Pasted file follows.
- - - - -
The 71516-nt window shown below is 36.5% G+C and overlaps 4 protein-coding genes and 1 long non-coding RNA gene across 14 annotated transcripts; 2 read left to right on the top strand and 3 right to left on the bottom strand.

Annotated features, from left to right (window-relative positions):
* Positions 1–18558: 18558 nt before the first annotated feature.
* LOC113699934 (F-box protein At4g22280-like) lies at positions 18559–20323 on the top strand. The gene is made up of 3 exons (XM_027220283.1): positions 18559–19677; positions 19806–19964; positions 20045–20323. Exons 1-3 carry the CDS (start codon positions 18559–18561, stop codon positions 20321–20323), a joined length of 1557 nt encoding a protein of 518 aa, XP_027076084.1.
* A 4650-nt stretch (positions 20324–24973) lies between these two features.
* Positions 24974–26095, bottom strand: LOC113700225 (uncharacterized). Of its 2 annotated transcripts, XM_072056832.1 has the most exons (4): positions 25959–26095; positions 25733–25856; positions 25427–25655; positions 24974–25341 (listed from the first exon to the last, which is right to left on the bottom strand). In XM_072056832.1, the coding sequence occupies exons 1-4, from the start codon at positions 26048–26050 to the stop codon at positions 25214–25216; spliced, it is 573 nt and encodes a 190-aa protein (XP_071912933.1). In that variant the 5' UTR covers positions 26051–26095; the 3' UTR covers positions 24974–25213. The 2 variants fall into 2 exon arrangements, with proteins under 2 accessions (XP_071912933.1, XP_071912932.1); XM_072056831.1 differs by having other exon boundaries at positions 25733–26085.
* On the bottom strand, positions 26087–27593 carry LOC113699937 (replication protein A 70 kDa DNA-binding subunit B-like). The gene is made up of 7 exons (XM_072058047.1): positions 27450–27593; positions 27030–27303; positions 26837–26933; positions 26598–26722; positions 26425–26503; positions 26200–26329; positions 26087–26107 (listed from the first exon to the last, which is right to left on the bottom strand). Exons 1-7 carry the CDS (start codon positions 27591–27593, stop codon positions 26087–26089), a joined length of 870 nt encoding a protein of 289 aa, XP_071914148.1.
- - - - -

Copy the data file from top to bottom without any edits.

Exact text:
The 71516-nt window shown below is 36.5% G+C and overlaps 4 protein-coding genes and 1 long non-coding RNA gene across 14 annotated transcripts; 2 read left to right on the top strand and 3 right to left on the bottom strand.

Annotated features, from left to right (window-relative positions):
* Positions 1–18558: 18558 nt before the first annotated feature.
* LOC113699934 (F-box protein At4g22280-like) lies at positions 18559–20323 on the top strand. The gene is made up of 3 exons (XM_027220283.1): positions 18559–19677; positions 19806–19964; positions 20045–20323. Exons 1-3 carry the CDS (start codon positions 18559–18561, stop codon positions 20321–20323), a joined length of 1557 nt encoding a protein of 518 aa, XP_027076084.1.
* A 4650-nt stretch (positions 20324–24973) lies between these two features.
* Positions 24974–26095, bottom strand: LOC113700225 (uncharacterized). Of its 2 annotated transcripts, XM_072056832.1 has the most exons (4): positions 25959–26095; positions 25733–25856; positions 25427–25655; positions 24974–25341 (listed from the first exon to the last, which is right to left on the bottom strand). In XM_072056832.1, the coding sequence occupies exons 1-4, from the start codon at positions 26048–26050 to the stop codon at positions 25214–25216; spliced, it is 573 nt and encodes a 190-aa protein (XP_071912933.1). In that variant the 5' UTR covers positions 26051–26095; the 3' UTR covers positions 24974–25213. The 2 variants fall into 2 exon arrangements, with proteins under 2 accessions (XP_071912933.1, XP_071912932.1); XM_072056831.1 differs by having other exon boundaries at positions 25733–26085.
* On the bottom strand, positions 26087–27593 carry LOC113699937 (replication protein A 70 kDa DNA-binding subunit B-like). The gene is made up of 7 exons (XM_072058047.1): positions 27450–27593; positions 27030–27303; positions 26837–26933; positions 26598–26722; positions 26425–26503; positions 26200–26329; positions 26087–26107 (listed from the first exon to the last, which is right to left on the bottom strand). Exons 1-7 carry the CDS (start codon positions 27591–27593, stop codon positions 26087–26089), a joined length of 870 nt encoding a protein of 289 aa, XP_071914148.1.